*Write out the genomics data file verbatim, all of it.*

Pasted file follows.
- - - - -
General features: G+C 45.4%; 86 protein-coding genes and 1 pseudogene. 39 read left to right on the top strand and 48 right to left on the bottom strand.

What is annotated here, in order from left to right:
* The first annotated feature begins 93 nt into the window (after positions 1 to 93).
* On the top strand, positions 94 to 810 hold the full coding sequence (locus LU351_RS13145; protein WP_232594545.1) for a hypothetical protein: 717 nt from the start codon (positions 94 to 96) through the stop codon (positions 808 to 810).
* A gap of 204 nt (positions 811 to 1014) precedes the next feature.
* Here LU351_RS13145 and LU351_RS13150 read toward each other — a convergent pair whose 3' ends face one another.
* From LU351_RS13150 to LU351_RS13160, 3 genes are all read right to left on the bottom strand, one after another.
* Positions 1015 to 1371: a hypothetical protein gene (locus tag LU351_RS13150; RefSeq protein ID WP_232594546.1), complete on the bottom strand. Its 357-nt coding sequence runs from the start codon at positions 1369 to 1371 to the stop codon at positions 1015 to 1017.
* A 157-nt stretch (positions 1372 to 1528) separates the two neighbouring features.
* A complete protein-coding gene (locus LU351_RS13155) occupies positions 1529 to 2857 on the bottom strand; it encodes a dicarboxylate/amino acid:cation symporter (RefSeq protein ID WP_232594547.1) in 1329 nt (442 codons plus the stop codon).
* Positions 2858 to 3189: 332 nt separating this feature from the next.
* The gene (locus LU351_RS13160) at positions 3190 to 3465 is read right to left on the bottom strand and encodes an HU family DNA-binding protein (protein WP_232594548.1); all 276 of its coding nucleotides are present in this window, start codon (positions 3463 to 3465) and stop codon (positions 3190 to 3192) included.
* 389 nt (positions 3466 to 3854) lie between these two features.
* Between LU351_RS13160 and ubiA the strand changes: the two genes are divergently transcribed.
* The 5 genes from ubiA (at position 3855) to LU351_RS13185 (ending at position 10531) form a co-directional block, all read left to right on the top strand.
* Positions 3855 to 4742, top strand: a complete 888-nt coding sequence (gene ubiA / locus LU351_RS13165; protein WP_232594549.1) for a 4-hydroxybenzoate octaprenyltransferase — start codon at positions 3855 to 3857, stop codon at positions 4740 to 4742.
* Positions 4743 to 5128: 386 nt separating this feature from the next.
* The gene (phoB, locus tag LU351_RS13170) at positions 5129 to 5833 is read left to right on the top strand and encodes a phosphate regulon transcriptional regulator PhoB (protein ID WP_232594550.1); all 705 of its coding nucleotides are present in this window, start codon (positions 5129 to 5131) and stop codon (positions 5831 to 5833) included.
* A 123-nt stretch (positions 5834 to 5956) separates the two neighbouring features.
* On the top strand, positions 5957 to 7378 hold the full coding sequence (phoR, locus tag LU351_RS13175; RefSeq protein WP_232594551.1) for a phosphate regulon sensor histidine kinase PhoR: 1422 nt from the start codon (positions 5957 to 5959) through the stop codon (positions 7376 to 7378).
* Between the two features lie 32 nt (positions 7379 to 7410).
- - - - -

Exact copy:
General features: G+C 45.4%; 86 protein-coding genes and 1 pseudogene. 39 read left to right on the top strand and 48 right to left on the bottom strand.

What is annotated here, in order from left to right:
* The first annotated feature begins 93 nt into the window (after positions 1 to 93).
* On the top strand, positions 94 to 810 hold the full coding sequence (locus LU351_RS13145; protein WP_232594545.1) for a hypothetical protein: 717 nt from the start codon (positions 94 to 96) through the stop codon (positions 808 to 810).
* A gap of 204 nt (positions 811 to 1014) precedes the next feature.
* Here LU351_RS13145 and LU351_RS13150 read toward each other — a convergent pair whose 3' ends face one another.
* From LU351_RS13150 to LU351_RS13160, 3 genes are all read right to left on the bottom strand, one after another.
* Positions 1015 to 1371: a hypothetical protein gene (locus tag LU351_RS13150; RefSeq protein ID WP_232594546.1), complete on the bottom strand. Its 357-nt coding sequence runs from the start codon at positions 1369 to 1371 to the stop codon at positions 1015 to 1017.
* A 157-nt stretch (positions 1372 to 1528) separates the two neighbouring features.
* A complete protein-coding gene (locus LU351_RS13155) occupies positions 1529 to 2857 on the bottom strand; it encodes a dicarboxylate/amino acid:cation symporter (RefSeq protein ID WP_232594547.1) in 1329 nt (442 codons plus the stop codon).
* Positions 2858 to 3189: 332 nt separating this feature from the next.
* The gene (locus LU351_RS13160) at positions 3190 to 3465 is read right to left on the bottom strand and encodes an HU family DNA-binding protein (protein WP_232594548.1); all 276 of its coding nucleotides are present in this window, start codon (positions 3463 to 3465) and stop codon (positions 3190 to 3192) included.
* 389 nt (positions 3466 to 3854) lie between these two features.
* Between LU351_RS13160 and ubiA the strand changes: the two genes are divergently transcribed.
* The 5 genes from ubiA (at position 3855) to LU351_RS13185 (ending at position 10531) form a co-directional block, all read left to right on the top strand.
* Positions 3855 to 4742, top strand: a complete 888-nt coding sequence (gene ubiA / locus LU351_RS13165; protein WP_232594549.1) for a 4-hydroxybenzoate octaprenyltransferase — start codon at positions 3855 to 3857, stop codon at positions 4740 to 4742.
* Positions 4743 to 5128: 386 nt separating this feature from the next.
* The gene (phoB, locus tag LU351_RS13170) at positions 5129 to 5833 is read left to right on the top strand and encodes a phosphate regulon transcriptional regulator PhoB (protein ID WP_232594550.1); all 705 of its coding nucleotides are present in this window, start codon (positions 5129 to 5131) and stop codon (positions 5831 to 5833) included.
* A 123-nt stretch (positions 5834 to 5956) separates the two neighbouring features.
* On the top strand, positions 5957 to 7378 hold the full coding sequence (phoR, locus tag LU351_RS13175; RefSeq protein WP_232594551.1) for a phosphate regulon sensor histidine kinase PhoR: 1422 nt from the start codon (positions 5957 to 5959) through the stop codon (positions 7376 to 7378).
* Between the two features lie 32 nt (positions 7379 to 7410).